• Hotels: Include the name, address, and contact number for each approved hotel. Make sure to provide the address in the local language as well, so travellers can easily communicate it to taxi drivers. Mention the distance and estimated travel time between the hotel and your office, and consider embedding a Google Maps link with driving or walking directions. If public transportation is available, offer additional details. For hotels in higher-risk locations, include information about any vulnerable areas that should be avoided.
  • Meet and greet services: Specify a meeting point and add a photo of the location. Explain the verification process, including how travellers can confirm they are meeting the right person. Be sure to include the service provider’s name and a 24-hour contact number, in case the designated person doesn’t show up at the meeting point.
  • Local transport: If certain taxi companies should be avoided, list them by name and provide a description or photo of their vehicles. Be as specific as possible—don’t simply advise against using unlicensed taxis. Explain the risks associated with unlicensed taxis and offer descriptions and photos to help travellers identify them.

By providing clear and actionable advice, you will not only help travellers navigate potential risks but also show that your company is serious about ensuring their safety.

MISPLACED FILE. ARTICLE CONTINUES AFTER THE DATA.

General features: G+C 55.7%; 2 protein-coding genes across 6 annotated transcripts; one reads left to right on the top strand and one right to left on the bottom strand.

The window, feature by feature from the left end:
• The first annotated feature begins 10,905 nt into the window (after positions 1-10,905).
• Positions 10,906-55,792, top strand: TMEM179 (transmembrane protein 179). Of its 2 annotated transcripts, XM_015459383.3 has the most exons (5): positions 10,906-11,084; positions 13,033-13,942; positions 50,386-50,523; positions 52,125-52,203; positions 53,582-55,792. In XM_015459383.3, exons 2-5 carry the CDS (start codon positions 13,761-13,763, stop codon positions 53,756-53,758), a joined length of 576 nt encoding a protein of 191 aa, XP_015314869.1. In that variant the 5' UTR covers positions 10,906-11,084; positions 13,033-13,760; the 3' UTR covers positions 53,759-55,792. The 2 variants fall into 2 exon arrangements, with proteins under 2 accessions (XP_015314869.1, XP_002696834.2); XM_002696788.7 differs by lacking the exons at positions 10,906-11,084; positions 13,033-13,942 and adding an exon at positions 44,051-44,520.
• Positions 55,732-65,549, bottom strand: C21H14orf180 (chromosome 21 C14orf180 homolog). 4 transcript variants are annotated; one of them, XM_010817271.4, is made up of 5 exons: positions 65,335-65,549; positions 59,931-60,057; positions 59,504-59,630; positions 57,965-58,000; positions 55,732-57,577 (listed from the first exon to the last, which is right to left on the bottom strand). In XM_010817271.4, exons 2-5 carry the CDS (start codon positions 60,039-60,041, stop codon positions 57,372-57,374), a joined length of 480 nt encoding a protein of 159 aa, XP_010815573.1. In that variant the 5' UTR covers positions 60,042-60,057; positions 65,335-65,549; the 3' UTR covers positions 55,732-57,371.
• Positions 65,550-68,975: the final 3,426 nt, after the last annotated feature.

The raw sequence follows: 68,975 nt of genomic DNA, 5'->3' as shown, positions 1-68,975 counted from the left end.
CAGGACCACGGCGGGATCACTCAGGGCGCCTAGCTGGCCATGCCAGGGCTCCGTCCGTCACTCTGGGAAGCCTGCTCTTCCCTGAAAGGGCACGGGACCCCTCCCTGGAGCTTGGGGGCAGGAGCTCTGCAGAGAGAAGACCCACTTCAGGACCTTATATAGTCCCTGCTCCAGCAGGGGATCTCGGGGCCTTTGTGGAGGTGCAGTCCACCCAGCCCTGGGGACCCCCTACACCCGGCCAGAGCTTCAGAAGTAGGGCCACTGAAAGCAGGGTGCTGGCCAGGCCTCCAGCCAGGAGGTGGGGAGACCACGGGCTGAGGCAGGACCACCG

Maintaining destination guides

Regularly update your destination guides by seeking input from travellers. Encourage them to propose updates or changes, decentralising maintenance and ensuring the guides remain relevant.

Destination guides should cater to the majority of travellers. For unique situations, tailor a guide for a specific trip and create a new destination guide if the trip is likely to be repeated. Encourage travellers to use these guides for personal travel as well.

Wrap up

By following the approaches outlined above, you’ll empower your travellers to mitigate a significant amount of avoidable travel risk. You’ll also instil confidence in your travellers, enabling them to better manage risk while on location.

Developing effective destination guides takes time, but it’s a worthwhile investment. Continually build on these guides as you learn of new travel profiles and as travellers provide feedback on their experiences.

Thanks for reading.

Next week, I’m going to start focusing on communications and securing information while travelling.